NTFS Access Control Lists (ACLs), share resources, provide secure remote
access, adjust security using Group Policy, set up patch management and
implement a backup plan. You’ll probably also need to train users and
figure out a polite way to keep the business owner from getting administrator
rights on the server.
Consider implementing a hardware-based firewall, too. If you do, you may
want to forgo configuration of the RRAS basic firewall. If the hardware
firewall is Plug and Play, you may be able to do its initial configuration
by using the wizard. I don’t have any problems with the security of the
RRAS basic firewall; I just like to hedge my bets. If someone does compromise
my firewall, I’d rather they not find themselves connected to my domain
controller. If I’m monitoring the network, maybe that’ll give me enough
warning to disconnect the DC, or maybe the hardware-based firewall will
fail in a closed state and provide no entrance to my network at all.
Use the basic firewall if necessary. Let’s be realistic: Even a cheap
firewall appliance will cost the small business owner more money. Sometimes
you’ll be able to put one in place, sometimes you won’t. But the RRAS
firewall is already there. Use it.
Use the SBS Monitoring Configuration Wizard to configure monitoring and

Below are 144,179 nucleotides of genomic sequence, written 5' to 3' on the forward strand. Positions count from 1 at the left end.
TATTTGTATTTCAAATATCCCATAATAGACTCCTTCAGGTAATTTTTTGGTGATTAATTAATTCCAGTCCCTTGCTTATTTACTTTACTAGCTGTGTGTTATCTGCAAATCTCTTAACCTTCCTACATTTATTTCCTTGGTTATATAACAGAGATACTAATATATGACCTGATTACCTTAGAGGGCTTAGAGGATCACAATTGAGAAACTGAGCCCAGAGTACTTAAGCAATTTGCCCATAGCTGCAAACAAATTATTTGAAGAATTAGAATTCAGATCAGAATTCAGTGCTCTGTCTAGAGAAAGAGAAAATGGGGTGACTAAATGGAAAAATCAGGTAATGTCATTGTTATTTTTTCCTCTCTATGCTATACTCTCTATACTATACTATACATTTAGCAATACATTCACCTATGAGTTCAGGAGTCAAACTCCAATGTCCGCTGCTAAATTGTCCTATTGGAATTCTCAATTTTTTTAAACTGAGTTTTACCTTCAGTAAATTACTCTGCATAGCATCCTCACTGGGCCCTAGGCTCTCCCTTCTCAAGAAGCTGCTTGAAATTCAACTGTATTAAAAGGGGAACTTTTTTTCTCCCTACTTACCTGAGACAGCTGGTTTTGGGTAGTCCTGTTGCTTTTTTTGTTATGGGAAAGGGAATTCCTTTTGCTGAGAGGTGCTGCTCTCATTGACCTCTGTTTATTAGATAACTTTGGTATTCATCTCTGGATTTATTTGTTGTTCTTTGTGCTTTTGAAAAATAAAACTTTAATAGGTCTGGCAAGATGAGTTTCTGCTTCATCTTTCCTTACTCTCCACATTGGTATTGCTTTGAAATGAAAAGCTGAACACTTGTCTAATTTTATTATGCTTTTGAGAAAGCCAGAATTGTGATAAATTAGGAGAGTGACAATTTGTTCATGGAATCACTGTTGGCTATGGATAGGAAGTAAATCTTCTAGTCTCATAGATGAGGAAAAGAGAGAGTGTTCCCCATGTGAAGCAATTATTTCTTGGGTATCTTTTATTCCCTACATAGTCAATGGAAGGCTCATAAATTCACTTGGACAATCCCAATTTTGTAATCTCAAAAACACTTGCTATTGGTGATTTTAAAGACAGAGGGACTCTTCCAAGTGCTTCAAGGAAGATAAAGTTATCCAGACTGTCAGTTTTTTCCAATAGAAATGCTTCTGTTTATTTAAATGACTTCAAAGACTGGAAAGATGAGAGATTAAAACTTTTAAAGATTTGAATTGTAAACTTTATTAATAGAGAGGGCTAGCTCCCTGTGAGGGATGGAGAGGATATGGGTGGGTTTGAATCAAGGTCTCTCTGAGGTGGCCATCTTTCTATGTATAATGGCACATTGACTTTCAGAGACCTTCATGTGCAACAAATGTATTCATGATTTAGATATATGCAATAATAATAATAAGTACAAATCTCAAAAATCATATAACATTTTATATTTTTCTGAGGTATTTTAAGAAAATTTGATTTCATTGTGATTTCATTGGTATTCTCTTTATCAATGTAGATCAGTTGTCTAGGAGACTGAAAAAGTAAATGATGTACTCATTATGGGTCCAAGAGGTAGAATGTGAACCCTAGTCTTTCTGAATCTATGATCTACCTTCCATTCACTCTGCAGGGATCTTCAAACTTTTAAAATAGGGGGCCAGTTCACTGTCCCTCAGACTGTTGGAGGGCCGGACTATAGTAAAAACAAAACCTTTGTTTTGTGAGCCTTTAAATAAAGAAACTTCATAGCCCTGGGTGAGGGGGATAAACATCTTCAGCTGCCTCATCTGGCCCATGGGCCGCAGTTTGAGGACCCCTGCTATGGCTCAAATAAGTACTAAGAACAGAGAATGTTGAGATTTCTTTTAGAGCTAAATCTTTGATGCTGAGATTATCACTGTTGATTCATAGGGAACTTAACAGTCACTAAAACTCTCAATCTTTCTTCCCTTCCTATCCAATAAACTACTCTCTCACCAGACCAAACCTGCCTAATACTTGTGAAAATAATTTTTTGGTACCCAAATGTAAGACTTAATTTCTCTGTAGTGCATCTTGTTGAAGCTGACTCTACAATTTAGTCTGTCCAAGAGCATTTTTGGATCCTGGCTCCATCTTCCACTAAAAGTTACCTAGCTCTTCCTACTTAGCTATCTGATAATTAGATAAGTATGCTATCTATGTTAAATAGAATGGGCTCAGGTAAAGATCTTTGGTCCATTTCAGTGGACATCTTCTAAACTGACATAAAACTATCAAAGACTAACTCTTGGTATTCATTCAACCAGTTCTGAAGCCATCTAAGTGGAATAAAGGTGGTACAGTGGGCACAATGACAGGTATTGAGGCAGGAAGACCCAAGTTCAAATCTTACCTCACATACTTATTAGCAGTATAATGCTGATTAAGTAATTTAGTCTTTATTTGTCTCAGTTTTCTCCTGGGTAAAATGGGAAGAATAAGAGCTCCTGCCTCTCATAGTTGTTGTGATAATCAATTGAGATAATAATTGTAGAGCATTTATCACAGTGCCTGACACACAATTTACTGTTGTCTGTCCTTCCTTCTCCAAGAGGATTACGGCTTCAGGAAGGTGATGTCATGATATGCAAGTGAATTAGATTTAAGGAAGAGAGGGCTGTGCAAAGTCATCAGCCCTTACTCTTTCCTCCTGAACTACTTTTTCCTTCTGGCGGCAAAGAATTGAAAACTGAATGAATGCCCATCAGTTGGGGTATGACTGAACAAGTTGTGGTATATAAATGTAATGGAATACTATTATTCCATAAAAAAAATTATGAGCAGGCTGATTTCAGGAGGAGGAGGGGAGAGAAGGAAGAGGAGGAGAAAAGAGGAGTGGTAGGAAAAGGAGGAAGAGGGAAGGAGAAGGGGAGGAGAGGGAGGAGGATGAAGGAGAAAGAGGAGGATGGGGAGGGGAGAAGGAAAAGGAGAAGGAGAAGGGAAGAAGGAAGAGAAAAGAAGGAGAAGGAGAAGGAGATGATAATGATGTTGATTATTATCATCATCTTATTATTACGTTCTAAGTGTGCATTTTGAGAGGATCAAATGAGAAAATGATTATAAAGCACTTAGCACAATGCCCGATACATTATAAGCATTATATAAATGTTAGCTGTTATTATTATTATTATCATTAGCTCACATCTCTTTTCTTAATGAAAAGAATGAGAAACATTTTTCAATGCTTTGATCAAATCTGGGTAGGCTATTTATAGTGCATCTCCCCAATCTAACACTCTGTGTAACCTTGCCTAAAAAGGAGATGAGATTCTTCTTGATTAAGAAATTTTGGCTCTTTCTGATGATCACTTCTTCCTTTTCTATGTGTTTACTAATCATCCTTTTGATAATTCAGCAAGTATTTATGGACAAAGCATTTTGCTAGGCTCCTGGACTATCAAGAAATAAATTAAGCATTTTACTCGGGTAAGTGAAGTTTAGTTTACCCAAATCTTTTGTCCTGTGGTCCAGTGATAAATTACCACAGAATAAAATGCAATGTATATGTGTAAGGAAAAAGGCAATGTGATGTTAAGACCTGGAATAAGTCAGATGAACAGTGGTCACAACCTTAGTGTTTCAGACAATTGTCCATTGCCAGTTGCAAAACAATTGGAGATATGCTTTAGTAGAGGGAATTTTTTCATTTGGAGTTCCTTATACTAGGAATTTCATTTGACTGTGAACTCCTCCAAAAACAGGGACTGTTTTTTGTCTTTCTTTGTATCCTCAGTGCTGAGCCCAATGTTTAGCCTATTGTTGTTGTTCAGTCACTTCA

set up monitoring of the security log. This wizard can be used to watch
the security log and send an alert when a number of failed logons or other
security event occurs. You can build a simple intrusion detection system
using the monitoring tools on SBS. This feature is so cool that it should
be implemented on Windows 2003.
Disable EFS. The Encrypting File System is enabled by default. You need
to disable EFS until you can develop a solid plan to implement it so it
can be secured.
Don’t forget antivirus. There is no built-in antivirus protection. It
is, however, prominently listed on the security best practices pages.
If you’re going to sell small business on SBS, don’t forget to add in
the cost of antivirus products.
I really believe SBS presents the right way to introduce security to small business. By leading with notes on best practices and then providing a wizard to lock down the Internet connection, the very first security configuration steps become the first steps taken on the server. This is what we need.
However, that does actually raise a concern that it might be too simple.
If we teach Mr. and Ms. small business owner that all they have to do